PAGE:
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NBAA2013 Opening General Session Speakers Emphasize Industry’s Importance Through Evolving Times

October 22, 2013

The NBAA Business Aviation Convention & Exhibition (NBAA2013) formally opened today with an energetic Opening General Session featuring perspectives from key lawmakers and influential business aviation leaders on the industry's direction, its current challenges and the importance of sharing with lawmakers and the general public information about business aviation’s innumerable benefits.

NBAA President and CEO Ed Bolen began by noting how the industry has rebounded from the depths of the "Great Recession" that began five years ago.

"Times were tough for our industry," he acknowledged, "[but] through it all the people in our industry continued to invest in new products, they continued to invest in the future. We never ate the seed corn. And today, we're seeing all of that investment coming to fruition."

Bolen then introduced Rep. Sam Graves (R-6-MO), co-chair of the House General Aviation (GA) Caucus, whom Bolen called a "tireless advocate" for the industry.

In addition to his duties in Washington, Graves is also a private pilot and homebuilder who often spends weekends at his home airport (K57) in Tarkio, MO. While acknowledging the continued legislative challenges facing the industry in the aftermath of the government shutdown, and the ongoing effects of sequestration, Graves remains bullish on the industry's future.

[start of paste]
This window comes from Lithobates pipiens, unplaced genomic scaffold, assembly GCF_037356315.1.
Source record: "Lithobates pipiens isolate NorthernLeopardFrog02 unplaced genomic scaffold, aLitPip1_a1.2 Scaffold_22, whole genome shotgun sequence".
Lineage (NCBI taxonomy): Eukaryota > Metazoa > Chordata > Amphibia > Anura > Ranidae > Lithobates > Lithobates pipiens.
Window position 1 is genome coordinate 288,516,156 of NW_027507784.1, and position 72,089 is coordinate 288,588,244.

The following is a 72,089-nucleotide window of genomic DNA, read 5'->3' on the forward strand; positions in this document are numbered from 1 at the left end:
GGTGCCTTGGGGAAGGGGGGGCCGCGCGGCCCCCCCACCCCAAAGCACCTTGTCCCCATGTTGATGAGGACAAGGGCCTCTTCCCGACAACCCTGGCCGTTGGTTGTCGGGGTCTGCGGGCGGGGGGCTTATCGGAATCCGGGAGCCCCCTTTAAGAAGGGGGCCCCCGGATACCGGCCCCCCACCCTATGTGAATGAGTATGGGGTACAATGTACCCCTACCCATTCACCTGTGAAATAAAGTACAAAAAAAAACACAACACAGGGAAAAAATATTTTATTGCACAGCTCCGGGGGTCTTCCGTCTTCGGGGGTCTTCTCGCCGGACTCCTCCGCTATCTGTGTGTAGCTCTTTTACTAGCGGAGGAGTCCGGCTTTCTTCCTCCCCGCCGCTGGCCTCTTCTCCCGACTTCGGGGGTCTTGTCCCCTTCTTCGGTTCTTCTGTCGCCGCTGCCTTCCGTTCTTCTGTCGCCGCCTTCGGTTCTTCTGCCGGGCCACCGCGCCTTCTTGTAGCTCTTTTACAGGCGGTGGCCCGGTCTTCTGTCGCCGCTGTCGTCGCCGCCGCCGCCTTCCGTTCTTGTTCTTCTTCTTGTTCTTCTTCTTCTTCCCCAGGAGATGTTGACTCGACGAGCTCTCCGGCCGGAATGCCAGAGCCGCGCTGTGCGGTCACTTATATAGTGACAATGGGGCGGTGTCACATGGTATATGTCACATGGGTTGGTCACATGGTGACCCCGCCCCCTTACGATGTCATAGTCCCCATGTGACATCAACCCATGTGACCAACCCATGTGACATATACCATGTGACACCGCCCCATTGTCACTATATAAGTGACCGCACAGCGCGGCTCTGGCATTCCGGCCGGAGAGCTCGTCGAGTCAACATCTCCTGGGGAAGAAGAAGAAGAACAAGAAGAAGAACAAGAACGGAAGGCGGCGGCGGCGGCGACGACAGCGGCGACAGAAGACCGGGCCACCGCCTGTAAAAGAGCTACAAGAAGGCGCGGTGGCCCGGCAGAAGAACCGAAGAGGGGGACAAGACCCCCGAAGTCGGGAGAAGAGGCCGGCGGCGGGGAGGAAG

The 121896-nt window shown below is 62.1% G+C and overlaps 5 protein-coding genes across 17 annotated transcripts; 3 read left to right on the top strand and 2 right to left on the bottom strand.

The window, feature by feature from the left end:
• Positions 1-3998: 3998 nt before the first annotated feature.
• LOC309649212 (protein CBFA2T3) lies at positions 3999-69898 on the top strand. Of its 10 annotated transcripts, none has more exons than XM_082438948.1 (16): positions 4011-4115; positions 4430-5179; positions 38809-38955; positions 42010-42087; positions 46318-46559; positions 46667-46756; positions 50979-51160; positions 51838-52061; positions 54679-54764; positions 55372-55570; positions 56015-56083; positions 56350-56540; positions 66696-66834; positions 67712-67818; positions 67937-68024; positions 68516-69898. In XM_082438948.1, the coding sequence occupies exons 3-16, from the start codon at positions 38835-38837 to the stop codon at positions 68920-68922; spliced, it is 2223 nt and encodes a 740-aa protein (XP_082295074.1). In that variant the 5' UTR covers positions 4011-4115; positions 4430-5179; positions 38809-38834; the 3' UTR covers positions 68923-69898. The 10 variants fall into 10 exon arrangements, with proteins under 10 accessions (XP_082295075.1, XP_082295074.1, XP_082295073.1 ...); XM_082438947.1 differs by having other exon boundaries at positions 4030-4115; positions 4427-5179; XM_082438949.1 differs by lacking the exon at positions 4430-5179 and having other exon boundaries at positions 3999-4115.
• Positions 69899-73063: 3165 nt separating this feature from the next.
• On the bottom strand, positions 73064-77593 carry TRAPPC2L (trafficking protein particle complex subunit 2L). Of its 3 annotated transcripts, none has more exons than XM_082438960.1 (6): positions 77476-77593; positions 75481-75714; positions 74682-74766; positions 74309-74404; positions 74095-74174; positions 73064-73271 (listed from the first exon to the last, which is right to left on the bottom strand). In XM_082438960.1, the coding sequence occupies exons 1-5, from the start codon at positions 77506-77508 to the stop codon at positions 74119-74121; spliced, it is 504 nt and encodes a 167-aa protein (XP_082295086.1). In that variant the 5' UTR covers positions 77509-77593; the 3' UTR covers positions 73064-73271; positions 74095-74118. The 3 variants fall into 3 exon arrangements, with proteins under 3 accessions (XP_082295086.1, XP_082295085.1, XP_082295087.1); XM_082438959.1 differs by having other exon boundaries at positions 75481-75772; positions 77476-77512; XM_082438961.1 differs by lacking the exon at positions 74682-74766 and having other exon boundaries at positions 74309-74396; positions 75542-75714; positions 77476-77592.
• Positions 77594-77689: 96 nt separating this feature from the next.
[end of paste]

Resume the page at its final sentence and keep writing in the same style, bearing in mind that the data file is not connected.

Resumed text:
"I'm an eternal optimist," he said. "I do think we're on offense, with programs out there that are doing a great job of bringing aviation to light... we obviously have to get government to understand what we're all about, but we also have to get the public to understand because aviation is a very easy issue to demagogue."

Graves' comments were followed by perspective from John Pistole, administrator of the Transportation Security Administration (TSA), whom Bolen praised for his collaborative approach with industry stakeholders on security policies. Pistole updated attendees on a range of TSA programs aimed at enhancing security without causing unneeded disruption to the mobility and flexibility that are the hallmarks of business aviation.

"What we've been working on is how we can use information that people voluntarily provide up front to do some pre-screening, and make informed judgments at the checkpoint," Pistole said. "As we work with associations such as NBAA, there are specific issues that we are attuned to, and the things we can do a better job at."

The final speaker was John Snow, former secretary of the U.S. Treasury and a highly regarded expert in global economics who is also well versed on the value of business aviation. Snow recalled his first encounter with a perennial bane of general aviation – user fees – in 1973 during his time as assistant general counsel for the Department of Transportation.

"I thought back then about how you always get less of whatever you tax," he said. "Why would we want to attack something that is so important to America? That old saw has been in the budget for the 40 years since, and has had about as much success today as it had back then. But you have to keep your guard up as people in Washington look at ways to deal with the budget mess."

With that in mind, Snow implored attendees to continue sharing how general aviation – including business aviation – benefits their companies and communities.

"They say what happens in Las Vegas stays in Las Vegas," he added. "I hope that [our] story doesn't stay here, but is propelled across the country and across the world, because business aviation is a driving force for productivity, competitiveness and innovation in the American economy."